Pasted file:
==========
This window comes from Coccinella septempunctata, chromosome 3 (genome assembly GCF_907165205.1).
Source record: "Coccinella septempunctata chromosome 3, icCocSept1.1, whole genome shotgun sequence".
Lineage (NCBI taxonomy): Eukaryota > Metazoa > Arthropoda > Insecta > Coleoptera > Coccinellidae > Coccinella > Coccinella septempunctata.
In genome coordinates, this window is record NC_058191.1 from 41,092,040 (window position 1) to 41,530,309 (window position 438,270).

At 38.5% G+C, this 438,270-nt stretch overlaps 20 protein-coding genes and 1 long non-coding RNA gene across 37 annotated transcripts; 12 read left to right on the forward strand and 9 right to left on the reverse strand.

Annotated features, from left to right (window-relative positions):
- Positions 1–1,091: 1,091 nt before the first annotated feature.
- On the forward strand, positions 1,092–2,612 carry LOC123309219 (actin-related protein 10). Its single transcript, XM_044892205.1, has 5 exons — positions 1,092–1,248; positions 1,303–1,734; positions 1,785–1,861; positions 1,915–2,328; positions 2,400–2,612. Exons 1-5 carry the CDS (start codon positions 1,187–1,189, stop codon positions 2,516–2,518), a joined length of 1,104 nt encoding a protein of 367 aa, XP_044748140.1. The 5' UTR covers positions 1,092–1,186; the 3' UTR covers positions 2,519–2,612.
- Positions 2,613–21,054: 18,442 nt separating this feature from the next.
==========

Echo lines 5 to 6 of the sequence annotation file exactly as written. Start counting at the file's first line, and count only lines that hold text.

At 38.5% G+C, this 438,270-nt stretch overlaps 20 protein-coding genes and 1 long non-coding RNA gene across 37 annotated transcripts; 12 read left to right on the forward strand and 9 right to left on the reverse strand.

Annotated features, from left to right (window-relative positions):